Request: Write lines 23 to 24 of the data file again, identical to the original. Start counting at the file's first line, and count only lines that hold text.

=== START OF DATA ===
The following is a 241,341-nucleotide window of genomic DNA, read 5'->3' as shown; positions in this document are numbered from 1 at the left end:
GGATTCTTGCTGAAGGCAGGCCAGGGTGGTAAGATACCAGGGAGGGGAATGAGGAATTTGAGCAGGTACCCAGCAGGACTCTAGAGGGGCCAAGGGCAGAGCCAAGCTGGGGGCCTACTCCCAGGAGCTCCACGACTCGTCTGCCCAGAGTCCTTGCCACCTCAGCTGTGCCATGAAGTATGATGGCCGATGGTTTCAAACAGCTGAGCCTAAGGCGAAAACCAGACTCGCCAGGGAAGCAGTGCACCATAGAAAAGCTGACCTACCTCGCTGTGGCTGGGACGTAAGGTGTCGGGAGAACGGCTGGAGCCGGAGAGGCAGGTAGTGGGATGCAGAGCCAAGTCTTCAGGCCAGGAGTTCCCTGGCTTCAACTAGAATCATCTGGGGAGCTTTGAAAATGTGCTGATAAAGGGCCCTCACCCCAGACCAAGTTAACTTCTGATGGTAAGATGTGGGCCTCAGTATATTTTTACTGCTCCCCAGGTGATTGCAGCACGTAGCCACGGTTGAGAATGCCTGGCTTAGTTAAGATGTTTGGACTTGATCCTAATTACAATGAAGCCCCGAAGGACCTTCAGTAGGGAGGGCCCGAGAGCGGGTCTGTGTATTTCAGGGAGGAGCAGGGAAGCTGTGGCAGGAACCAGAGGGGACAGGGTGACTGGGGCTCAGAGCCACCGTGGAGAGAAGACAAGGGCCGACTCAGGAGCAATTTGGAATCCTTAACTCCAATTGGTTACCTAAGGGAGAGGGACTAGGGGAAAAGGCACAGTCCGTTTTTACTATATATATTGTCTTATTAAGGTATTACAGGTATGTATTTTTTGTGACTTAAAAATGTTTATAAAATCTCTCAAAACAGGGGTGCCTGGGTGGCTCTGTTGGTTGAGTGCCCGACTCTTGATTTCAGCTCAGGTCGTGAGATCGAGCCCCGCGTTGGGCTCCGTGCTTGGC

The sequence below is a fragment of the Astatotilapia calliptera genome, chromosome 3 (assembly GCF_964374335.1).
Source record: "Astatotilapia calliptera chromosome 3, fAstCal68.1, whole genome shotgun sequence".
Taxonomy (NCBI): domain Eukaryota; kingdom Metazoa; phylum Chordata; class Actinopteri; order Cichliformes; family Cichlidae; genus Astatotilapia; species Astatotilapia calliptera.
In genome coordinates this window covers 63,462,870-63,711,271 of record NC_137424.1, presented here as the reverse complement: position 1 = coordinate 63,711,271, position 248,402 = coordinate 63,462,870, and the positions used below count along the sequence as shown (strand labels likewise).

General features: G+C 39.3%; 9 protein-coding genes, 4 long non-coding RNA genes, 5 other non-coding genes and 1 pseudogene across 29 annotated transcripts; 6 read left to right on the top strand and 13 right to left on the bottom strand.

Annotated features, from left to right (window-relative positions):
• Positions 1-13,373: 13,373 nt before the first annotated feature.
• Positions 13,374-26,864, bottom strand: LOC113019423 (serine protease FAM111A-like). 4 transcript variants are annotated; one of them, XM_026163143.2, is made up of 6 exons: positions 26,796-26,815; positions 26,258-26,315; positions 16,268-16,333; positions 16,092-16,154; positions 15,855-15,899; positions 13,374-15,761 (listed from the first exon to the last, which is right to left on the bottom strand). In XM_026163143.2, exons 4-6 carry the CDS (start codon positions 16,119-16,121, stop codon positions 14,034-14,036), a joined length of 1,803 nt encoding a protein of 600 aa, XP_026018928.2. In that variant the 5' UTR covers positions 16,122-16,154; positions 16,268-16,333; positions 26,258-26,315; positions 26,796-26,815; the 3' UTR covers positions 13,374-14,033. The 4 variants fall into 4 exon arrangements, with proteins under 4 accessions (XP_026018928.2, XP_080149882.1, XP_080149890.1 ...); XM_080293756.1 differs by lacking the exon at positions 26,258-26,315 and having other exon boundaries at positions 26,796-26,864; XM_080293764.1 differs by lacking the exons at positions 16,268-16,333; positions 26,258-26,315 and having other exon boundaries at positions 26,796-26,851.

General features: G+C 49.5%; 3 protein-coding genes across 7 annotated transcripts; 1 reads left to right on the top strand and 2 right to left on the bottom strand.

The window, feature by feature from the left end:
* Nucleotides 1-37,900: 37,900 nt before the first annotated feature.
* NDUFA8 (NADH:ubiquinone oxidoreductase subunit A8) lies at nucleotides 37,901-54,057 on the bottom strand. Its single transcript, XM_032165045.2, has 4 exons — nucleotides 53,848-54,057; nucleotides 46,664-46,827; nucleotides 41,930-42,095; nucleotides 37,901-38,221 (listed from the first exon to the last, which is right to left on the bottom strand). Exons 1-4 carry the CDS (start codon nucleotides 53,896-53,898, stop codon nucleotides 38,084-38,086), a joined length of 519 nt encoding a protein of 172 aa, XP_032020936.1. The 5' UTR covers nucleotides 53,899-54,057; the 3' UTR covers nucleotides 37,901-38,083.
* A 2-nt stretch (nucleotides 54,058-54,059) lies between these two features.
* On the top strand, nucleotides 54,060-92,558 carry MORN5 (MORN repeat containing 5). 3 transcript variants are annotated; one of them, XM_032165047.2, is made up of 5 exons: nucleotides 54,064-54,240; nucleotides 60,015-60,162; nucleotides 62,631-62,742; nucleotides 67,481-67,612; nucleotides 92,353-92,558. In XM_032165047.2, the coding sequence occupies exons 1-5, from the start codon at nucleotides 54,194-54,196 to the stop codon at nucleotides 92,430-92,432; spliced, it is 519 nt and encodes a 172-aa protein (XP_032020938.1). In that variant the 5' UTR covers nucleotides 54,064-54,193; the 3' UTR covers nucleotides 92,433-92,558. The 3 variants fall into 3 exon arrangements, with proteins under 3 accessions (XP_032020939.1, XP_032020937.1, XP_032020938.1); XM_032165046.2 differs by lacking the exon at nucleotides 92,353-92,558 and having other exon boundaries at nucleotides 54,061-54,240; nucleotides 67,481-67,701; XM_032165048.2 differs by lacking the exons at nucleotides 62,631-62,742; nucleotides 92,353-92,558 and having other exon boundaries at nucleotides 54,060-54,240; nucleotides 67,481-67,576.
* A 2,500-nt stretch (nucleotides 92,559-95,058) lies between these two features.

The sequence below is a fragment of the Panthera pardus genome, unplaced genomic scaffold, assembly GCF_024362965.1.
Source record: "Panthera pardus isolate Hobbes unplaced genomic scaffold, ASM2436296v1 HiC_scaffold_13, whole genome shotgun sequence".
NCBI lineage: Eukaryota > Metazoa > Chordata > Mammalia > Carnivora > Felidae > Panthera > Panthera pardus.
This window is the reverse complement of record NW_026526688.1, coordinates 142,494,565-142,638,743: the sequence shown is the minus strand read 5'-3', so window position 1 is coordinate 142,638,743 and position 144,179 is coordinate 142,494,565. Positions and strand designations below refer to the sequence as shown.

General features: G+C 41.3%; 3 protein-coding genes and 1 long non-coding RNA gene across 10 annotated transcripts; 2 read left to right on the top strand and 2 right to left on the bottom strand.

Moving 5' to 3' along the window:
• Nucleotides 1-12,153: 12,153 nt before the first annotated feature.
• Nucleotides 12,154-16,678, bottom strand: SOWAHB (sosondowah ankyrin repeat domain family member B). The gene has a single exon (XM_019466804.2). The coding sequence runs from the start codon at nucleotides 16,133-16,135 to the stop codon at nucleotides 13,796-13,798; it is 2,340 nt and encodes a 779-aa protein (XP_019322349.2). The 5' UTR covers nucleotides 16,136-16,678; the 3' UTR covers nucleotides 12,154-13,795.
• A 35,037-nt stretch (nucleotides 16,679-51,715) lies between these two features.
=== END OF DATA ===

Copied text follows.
Moving 5' to 3' along the window:
• Nucleotides 1-12,153: 12,153 nt before the first annotated feature.